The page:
The casual way he said ‘go down’ made Blaze’s stomach clench.
“But if we do go down,” Lance said, “you’ll survive it a hell of a lot better than me. I mean, hell, look at me. Brucey didn’t give me much warning. I’m wearing shorts and a T-shirt. Didn’t even get a chance to dose myself with DEET. Mosquitoes will eat my ass alive.” He flashed her a big white smile. “That should make you feel better, right?”
It didn’t. But then Lance was firing up the engine, and the entire Cessna shook as the prop rumbled to life.
“Headset!” Lance shouted to her over the roar of the prop.
Oh my God, Blaze thought, reluctantly grabbing the headset and tugging it over her head, I am so totally going to die.
“So I got to talking with Brucey on the way here,” Lance said conversationally as he increased the throttle and the little plane lurched forward, out towards the open water. “In between shitting himself and puking all over the phone, he was kind beatin’ around the bush about tryin’ to con me into talking some sense into you.”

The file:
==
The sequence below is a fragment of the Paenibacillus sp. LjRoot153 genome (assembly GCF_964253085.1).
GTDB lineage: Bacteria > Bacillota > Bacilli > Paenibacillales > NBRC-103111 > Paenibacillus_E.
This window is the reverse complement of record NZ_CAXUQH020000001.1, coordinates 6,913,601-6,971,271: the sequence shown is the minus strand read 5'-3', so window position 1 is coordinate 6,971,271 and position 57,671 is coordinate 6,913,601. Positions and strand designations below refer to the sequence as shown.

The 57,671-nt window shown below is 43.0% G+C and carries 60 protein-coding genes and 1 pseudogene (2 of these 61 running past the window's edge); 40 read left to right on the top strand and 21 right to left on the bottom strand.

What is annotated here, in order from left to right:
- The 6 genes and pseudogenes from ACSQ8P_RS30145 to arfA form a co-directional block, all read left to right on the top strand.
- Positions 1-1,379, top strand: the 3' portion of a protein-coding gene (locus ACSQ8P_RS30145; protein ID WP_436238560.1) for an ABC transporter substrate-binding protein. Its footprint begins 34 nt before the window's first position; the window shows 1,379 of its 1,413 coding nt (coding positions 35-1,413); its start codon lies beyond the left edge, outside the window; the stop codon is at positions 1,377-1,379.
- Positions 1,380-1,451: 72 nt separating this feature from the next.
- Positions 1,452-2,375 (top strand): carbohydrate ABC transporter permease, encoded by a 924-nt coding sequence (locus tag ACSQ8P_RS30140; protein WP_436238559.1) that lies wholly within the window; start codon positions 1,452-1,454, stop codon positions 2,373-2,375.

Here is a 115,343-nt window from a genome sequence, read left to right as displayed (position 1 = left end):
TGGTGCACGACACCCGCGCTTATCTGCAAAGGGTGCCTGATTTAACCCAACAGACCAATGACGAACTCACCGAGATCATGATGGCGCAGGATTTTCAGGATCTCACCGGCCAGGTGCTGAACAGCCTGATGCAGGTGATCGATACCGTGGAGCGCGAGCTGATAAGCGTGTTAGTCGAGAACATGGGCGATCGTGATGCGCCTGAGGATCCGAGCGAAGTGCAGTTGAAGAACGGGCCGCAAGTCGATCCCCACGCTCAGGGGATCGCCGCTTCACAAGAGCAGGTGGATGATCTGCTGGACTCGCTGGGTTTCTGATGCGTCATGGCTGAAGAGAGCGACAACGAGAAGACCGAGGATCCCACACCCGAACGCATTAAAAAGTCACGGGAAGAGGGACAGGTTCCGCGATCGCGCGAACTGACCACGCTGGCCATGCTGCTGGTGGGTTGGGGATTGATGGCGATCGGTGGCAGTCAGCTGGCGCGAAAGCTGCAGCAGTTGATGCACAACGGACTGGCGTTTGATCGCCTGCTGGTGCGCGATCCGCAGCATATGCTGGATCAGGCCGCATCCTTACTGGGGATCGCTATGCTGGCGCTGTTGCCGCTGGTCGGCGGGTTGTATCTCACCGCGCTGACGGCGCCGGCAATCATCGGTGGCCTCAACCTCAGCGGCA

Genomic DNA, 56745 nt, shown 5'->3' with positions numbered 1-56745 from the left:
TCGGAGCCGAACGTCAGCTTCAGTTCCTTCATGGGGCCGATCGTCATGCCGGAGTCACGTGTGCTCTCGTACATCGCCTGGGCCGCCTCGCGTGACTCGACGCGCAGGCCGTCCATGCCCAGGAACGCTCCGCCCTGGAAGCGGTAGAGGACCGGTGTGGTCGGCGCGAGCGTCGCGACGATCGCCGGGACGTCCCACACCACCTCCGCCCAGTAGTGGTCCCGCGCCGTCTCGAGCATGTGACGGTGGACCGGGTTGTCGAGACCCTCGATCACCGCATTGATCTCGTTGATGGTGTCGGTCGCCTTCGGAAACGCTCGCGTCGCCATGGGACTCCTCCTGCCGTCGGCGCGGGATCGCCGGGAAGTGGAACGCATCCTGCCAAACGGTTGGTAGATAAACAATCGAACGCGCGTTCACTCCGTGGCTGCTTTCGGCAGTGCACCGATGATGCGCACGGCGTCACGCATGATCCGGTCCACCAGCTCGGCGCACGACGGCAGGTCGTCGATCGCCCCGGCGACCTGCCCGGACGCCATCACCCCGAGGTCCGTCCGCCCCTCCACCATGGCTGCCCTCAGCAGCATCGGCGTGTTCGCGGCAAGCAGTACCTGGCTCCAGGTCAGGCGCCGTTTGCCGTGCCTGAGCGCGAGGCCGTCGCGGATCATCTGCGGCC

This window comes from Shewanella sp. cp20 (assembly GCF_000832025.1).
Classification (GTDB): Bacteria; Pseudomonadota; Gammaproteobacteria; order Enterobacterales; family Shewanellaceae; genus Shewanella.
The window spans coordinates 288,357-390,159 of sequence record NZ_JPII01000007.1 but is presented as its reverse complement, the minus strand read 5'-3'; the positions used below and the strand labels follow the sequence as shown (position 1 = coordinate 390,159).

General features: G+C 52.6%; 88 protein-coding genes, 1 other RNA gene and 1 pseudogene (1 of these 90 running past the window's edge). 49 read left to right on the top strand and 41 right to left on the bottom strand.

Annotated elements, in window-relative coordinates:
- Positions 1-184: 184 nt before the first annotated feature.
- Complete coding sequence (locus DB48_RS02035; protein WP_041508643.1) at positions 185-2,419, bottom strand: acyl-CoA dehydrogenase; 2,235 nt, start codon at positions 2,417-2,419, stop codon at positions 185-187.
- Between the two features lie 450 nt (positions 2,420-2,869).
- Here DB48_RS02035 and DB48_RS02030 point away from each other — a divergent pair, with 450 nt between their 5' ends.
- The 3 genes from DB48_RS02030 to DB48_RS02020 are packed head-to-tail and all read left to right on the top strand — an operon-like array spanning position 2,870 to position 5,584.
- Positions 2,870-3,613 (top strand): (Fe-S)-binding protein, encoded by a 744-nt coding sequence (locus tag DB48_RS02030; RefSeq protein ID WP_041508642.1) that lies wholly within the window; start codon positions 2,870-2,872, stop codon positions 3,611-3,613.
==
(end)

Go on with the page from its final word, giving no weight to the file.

“Come to think of it,” Blaze said, already feeling ill as the overloaded plane started idling towards the middle of the lake, “I could probably stand another day or two in town.”
“But,” Lance said, as if he hadn’t heard her, “I think it’s awesome you bought the place. You just have to watch out for crazies, and make sure you have a baseball bat behind every door.”
“Baseball bat?” Blaze asked, swallowing hard. Very tentatively, because she couldn’t think of why she would possibly need a baseball bat in the woods, she ventured, “Bears?”
“Nah,” Lance said, “To beat all the lonely guys off of you, when they come knocking. There’s a lot of single guys out there. Now shut up for a second. Gotta make a call to the tower.” Then Blaze listened to him babble off a ritual-sounding string of words to ‘Willow traffic’ about ‘north-northwest departure’ and ‘no traffic in sight’ and waited until Lance had tucked the radio away again before she asked, “Bruce wanted you to warn me about lonely guys?”
Lance laughed, “And other things. Mostly the crazies. Now hold on, ‘cause here we go.”
And then the little plane’s engine roared and Blaze was clinging to her seat in a panic as it started rumbling across the lake like a locomotive.
“Huh,” Lance said, as the spruce on the end of the lake loomed near, “looks like we’re a bit overloaded.” And kept them barreling towards the line of trees. Then, just as Blaze was about to scream “For God’s sake, shut it down!” and wrench the controls from him, the plane came out of the water and they were soaring.